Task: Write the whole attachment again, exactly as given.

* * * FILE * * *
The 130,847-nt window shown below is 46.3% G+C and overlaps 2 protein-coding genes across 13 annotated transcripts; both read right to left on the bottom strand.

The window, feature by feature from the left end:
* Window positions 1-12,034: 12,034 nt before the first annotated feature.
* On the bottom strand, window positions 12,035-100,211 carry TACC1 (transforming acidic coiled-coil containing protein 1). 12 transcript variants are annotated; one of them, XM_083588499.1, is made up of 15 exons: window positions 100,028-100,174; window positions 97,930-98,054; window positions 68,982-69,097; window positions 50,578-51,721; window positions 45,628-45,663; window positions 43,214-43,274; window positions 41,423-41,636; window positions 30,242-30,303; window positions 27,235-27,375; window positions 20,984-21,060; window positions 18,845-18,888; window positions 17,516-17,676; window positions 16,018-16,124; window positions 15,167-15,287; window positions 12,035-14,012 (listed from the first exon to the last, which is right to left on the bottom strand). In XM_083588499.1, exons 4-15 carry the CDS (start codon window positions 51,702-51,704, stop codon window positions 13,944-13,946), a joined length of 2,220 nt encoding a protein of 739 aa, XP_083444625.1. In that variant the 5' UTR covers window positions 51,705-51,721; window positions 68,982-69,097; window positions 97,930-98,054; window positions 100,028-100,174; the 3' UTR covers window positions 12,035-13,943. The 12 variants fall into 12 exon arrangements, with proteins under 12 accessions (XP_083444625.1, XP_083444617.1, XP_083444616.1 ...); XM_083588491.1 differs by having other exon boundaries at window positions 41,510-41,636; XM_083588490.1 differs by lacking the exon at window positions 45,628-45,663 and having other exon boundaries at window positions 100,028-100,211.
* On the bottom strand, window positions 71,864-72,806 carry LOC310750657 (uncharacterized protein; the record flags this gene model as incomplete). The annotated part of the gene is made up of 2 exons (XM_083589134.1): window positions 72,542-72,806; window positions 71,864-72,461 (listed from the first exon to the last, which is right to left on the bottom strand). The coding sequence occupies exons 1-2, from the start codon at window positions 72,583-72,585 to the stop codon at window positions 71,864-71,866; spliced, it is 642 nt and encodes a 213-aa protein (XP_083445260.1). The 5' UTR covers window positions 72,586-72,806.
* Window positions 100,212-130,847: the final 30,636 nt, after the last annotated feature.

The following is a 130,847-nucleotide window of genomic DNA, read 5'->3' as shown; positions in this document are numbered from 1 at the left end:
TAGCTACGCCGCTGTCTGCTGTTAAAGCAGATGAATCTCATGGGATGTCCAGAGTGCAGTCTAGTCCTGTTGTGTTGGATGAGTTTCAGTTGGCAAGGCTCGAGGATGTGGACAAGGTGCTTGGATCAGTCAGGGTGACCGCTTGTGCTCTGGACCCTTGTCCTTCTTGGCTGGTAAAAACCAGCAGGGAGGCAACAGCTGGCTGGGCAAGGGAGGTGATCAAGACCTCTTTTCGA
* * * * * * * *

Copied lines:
The 130,847-nt window shown below is 46.3% G+C and overlaps 2 protein-coding genes across 13 annotated transcripts; both read right to left on the bottom strand.

The window, feature by feature from the left end:
* Window positions 1-12,034: 12,034 nt before the first annotated feature.
* On the bottom strand, window positions 12,035-100,211 carry TACC1 (transforming acidic coiled-coil containing protein 1). 12 transcript variants are annotated; one of them, XM_083588499.1, is made up of 15 exons: window positions 100,028-100,174; window positions 97,930-98,054; window positions 68,982-69,097; window positions 50,578-51,721; window positions 45,628-45,663; window positions 43,214-43,274; window positions 41,423-41,636; window positions 30,242-30,303; window positions 27,235-27,375; window positions 20,984-21,060; window positions 18,845-18,888; window positions 17,516-17,676; window positions 16,018-16,124; window positions 15,167-15,287; window positions 12,035-14,012 (listed from the first exon to the last, which is right to left on the bottom strand). In XM_083588499.1, exons 4-15 carry the CDS (start codon window positions 51,702-51,704, stop codon window positions 13,944-13,946), a joined length of 2,220 nt encoding a protein of 739 aa, XP_083444625.1. In that variant the 5' UTR covers window positions 51,705-51,721; window positions 68,982-69,097; window positions 97,930-98,054; window positions 100,028-100,174; the 3' UTR covers window positions 12,035-13,943. The 12 variants fall into 12 exon arrangements, with proteins under 12 accessions (XP_083444625.1, XP_083444617.1, XP_083444616.1 ...); XM_083588491.1 differs by having other exon boundaries at window positions 41,510-41,636; XM_083588490.1 differs by lacking the exon at window positions 45,628-45,663 and having other exon boundaries at window positions 100,028-100,211.
* On the bottom strand, window positions 71,864-72,806 carry LOC310750657 (uncharacterized protein; the record flags this gene model as incomplete). The annotated part of the gene is made up of 2 exons (XM_083589134.1): window positions 72,542-72,806; window positions 71,864-72,461 (listed from the first exon to the last, which is right to left on the bottom strand). The coding sequence occupies exons 1-2, from the start codon at window positions 72,583-72,585 to the stop codon at window positions 71,864-71,866; spliced, it is 642 nt and encodes a 213-aa protein (XP_083445260.1). The 5' UTR covers window positions 72,586-72,806.
* Window positions 100,212-130,847: the final 30,636 nt, after the last annotated feature.

The following is a 130,847-nucleotide window of genomic DNA, read 5'->3' as shown; positions in this document are numbered from 1 at the left end:
TAGCTACGCCGCTGTCTGCTGTTAAAGCAGATGAATCTCATGGGATGTCCAGAGTGCAGTCTAGTCCTGTTGTGTTGGATGAGTTTCAGTTGGCAAGGCTCGAGGATGTGGACAAGGTGCTTGGATCAGTCAGGGTGACCGCTTGTGCTCTGGACCCTTGTCCTTCTTGGCTGGTAAAAACCAGCAGGGAGGCAACAGCTGGCTGGGCAAGGGAGGTGATCAAGACCTCTTTTCGA